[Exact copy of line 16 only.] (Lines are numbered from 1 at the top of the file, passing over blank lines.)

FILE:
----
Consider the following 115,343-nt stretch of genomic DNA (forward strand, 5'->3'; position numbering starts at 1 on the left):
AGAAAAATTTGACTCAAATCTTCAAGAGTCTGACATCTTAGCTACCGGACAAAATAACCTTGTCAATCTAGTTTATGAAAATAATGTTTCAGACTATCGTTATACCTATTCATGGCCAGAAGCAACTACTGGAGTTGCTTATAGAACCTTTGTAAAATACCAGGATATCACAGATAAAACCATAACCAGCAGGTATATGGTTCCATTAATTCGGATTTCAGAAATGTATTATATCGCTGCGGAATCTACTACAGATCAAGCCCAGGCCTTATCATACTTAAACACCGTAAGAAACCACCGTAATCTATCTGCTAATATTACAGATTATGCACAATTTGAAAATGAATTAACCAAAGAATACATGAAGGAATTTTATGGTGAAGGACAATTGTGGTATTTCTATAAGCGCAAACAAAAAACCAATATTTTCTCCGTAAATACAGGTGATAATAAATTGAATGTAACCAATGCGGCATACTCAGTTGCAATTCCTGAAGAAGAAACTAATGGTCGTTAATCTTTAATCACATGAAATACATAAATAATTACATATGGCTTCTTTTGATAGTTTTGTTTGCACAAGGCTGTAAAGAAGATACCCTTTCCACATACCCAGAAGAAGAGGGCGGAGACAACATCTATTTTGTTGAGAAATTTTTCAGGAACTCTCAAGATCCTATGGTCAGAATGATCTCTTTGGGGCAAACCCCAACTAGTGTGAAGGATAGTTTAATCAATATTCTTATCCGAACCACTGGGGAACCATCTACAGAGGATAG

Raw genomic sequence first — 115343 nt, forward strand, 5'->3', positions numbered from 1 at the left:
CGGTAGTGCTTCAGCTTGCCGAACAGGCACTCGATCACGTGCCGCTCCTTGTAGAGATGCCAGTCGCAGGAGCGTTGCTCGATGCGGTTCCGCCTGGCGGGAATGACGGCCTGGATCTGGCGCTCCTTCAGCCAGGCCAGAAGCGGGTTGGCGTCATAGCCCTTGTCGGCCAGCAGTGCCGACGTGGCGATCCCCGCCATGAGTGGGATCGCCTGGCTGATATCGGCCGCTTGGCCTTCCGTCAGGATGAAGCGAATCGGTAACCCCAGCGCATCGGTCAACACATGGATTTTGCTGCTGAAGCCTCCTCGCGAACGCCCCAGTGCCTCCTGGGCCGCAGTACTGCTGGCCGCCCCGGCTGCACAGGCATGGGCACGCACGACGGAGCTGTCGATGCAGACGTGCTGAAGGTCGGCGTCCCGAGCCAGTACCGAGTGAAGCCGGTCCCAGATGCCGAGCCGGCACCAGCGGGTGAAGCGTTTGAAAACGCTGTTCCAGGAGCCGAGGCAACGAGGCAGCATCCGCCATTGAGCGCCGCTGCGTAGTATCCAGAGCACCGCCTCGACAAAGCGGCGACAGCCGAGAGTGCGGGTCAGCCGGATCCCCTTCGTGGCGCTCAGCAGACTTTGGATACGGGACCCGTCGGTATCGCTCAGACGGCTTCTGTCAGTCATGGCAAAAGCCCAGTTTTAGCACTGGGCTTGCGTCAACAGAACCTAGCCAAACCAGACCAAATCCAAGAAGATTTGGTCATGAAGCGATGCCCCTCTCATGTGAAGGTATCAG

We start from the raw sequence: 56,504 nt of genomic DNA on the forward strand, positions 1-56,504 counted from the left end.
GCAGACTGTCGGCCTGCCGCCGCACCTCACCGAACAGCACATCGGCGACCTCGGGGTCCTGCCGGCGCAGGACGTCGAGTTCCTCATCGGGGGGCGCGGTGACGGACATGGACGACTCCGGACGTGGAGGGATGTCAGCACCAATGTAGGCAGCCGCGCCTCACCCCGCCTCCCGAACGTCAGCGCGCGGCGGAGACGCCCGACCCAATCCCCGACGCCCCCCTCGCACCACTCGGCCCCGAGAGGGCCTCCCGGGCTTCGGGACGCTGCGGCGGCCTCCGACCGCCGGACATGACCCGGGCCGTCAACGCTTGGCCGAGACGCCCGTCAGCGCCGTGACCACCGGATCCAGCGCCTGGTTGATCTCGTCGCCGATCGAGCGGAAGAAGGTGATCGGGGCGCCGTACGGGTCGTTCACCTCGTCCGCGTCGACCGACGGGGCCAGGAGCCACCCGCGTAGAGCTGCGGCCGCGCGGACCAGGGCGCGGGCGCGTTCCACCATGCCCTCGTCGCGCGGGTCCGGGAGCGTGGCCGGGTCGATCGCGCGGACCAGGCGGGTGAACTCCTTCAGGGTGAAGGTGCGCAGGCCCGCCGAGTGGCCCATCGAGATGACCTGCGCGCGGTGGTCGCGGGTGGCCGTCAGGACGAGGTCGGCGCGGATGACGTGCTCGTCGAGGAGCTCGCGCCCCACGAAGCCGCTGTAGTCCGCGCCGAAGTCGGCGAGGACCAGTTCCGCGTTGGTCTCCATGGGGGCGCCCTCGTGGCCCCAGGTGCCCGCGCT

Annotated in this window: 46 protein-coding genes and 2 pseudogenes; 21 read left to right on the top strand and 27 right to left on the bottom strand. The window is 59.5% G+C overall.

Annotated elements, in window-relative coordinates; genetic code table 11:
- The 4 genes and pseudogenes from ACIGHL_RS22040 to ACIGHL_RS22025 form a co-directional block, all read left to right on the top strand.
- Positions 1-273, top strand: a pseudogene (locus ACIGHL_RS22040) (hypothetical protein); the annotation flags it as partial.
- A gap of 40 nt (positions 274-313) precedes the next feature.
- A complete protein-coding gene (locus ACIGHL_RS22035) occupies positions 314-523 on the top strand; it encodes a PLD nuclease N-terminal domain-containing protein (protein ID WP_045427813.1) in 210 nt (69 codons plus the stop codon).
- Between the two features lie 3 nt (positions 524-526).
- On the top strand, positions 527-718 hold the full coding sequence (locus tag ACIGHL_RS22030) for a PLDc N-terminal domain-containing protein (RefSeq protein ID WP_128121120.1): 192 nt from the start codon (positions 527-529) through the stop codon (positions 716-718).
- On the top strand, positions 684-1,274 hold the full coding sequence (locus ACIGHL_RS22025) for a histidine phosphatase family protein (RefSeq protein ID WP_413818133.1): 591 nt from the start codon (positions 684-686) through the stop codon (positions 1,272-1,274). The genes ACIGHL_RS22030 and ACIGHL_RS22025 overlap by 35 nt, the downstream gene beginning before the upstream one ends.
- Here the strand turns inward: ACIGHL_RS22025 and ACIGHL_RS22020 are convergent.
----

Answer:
- Here the strand turns inward: ACIGHL_RS22025 and ACIGHL_RS22020 are convergent.